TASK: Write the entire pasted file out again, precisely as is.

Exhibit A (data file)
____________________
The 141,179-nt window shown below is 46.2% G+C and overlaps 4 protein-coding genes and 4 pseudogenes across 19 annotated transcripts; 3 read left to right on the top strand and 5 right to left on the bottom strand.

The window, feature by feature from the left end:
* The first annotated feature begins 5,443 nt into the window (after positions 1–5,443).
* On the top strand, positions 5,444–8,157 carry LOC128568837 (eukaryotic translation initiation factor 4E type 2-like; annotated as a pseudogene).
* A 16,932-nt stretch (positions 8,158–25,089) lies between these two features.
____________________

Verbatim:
The 141,179-nt window shown below is 46.2% G+C and overlaps 4 protein-coding genes and 4 pseudogenes across 19 annotated transcripts; 3 read left to right on the top strand and 5 right to left on the bottom strand.

The window, feature by feature from the left end:
* The first annotated feature begins 5,443 nt into the window (after positions 1–5,443).
* On the top strand, positions 5,444–8,157 carry LOC128568837 (eukaryotic translation initiation factor 4E type 2-like; annotated as a pseudogene).
* A 16,932-nt stretch (positions 8,158–25,089) lies between these two features.